Some parents complained that Lowry had suspended their children multiple times and that the district’s complaint process had left families frustrated by the lack of response, follow-up or resolution to their concerns. Lowry, removed from Willard in March and reassigned to a district administrative post, resigned from Berkeley Unified later that month.
Orput was reassigned to Willard to take over her position in March.
“Now that Tom is back, hopefully the number of suspensions will go down as well,” Owens said.
Calls to Willard principal Robert Ithuburn were not returned.
School Board President John Selawsky told the Planet he had asked the district for an explanation about the spike in suspensions at Willard last year.
“We will have some explanation on the increase at the next board meeting on May 28,” Selawsky said. “It could be different staff, different student population. Suspensions are not necessarily a bad thing. It sets the bar higher.”
Berkeley Unified Administrative Coordinator for Student Services Cathi Hackbarth told the Planet discrepancies in reporting the data was one of the reasons behind faulty data.
“Sometimes the schools themselves may not forward the suspension form, which includes the education code violations, the suspension occurrence date and time, to the office,” she said. “We work with the coordinator of the school-wide computer system to get it reconciled. We are hoping to have it reconciled before the next school year, but that is not in the horizon right now.”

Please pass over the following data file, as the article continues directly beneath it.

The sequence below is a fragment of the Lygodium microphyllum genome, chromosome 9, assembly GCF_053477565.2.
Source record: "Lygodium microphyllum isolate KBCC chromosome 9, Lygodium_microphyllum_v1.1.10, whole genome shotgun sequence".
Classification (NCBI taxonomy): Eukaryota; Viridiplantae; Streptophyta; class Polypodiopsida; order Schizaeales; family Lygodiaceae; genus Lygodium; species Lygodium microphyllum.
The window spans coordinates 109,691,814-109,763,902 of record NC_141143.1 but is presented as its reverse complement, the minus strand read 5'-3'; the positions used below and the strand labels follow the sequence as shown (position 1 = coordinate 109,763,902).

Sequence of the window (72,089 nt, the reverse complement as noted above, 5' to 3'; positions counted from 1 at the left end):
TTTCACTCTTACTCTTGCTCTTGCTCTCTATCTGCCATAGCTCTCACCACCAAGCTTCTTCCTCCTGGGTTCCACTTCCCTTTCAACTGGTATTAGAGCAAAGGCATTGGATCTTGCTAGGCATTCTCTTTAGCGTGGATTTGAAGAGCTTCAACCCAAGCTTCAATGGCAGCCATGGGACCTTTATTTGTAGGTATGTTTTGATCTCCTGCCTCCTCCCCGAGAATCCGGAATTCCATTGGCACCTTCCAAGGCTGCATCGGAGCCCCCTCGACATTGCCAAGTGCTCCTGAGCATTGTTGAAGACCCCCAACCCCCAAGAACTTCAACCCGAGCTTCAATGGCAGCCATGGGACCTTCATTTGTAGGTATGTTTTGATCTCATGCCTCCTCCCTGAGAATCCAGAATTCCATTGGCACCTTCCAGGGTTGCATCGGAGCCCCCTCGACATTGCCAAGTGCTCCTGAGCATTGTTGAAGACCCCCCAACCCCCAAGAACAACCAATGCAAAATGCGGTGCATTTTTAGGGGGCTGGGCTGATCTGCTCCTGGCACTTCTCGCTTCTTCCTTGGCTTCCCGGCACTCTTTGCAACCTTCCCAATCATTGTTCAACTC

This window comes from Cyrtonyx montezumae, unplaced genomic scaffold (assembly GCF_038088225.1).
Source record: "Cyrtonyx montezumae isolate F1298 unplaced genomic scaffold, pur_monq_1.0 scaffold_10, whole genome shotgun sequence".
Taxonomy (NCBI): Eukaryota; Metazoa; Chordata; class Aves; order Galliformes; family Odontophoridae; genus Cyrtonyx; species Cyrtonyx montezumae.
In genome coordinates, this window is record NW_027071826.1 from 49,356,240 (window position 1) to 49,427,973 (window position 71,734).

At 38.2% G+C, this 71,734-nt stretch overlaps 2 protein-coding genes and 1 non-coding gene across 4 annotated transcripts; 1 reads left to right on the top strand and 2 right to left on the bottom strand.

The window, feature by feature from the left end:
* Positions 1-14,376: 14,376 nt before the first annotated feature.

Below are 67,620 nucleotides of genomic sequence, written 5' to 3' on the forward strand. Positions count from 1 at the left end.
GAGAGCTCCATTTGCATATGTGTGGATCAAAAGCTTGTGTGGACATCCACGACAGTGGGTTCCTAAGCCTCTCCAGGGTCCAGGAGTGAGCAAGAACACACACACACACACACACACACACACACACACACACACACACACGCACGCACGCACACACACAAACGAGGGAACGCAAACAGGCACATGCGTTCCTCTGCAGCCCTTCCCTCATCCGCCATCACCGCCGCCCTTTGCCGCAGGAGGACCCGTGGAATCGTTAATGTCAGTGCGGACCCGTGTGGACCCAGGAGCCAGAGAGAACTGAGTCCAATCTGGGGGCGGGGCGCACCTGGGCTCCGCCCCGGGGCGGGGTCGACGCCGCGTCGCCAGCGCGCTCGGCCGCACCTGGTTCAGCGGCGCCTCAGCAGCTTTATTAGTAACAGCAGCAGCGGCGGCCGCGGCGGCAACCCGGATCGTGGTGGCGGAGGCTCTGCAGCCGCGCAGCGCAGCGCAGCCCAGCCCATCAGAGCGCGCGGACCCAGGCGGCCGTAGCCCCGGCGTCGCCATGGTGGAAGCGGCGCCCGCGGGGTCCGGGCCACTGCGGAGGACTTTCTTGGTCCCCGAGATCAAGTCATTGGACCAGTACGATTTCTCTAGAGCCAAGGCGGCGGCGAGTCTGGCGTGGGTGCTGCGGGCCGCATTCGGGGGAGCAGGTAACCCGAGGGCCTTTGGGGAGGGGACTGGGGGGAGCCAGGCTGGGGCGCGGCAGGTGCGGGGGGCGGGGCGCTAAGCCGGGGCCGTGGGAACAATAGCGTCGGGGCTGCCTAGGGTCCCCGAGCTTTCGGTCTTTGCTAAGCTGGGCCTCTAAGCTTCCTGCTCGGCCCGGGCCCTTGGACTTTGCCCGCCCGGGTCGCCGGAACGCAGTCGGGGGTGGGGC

The Planet has requested a copy of the district’s suspension data by school site which the Office of Student Services sent to the state education department last year.
School board member Karen Hemp-hill said a compliance agreement from a class action lawsuit against the district mandates that the district track suspensions by race.
“We do get a report every quarter on suspensions broken down by ethnicity and gender, which makes me believe maybe we are monitoring things more closely,” Hemphill said. “The report I saw in January shows suspension rates for African Americans were off the charts compared to other students.”
Hemphill said the goal was to create consistency among schools for conflict resolution.
“We need to do more outreach to families,” she said. “Staff need to know what the law is and be aware of due process.”
Berkeley Unified expulsion and suspension information for 2006-2007 is available on the California Department of Education website. The data is reported to the state department by each school and district.
Clarification from the California Department of Education
Thursday May 29, 2008
The California Department of Education (CDE) has retracted its statement that state school suspension data, which revealed that Berkeley’s Willard Middle School had one of the highest violent-suspension rates in the Bay Area last year, was inaccurate. In an article in the May 22 Planet, CDE information officer Tina Jung told the Planet the suspension data published in the San Francisco Chronicle on May 19 was “incorrect.” Jung said in an e-mail, “We should not have attested that the data used by the [Chronicle] reporter was inaccurate, only that CDE cannot verify its accuracy.”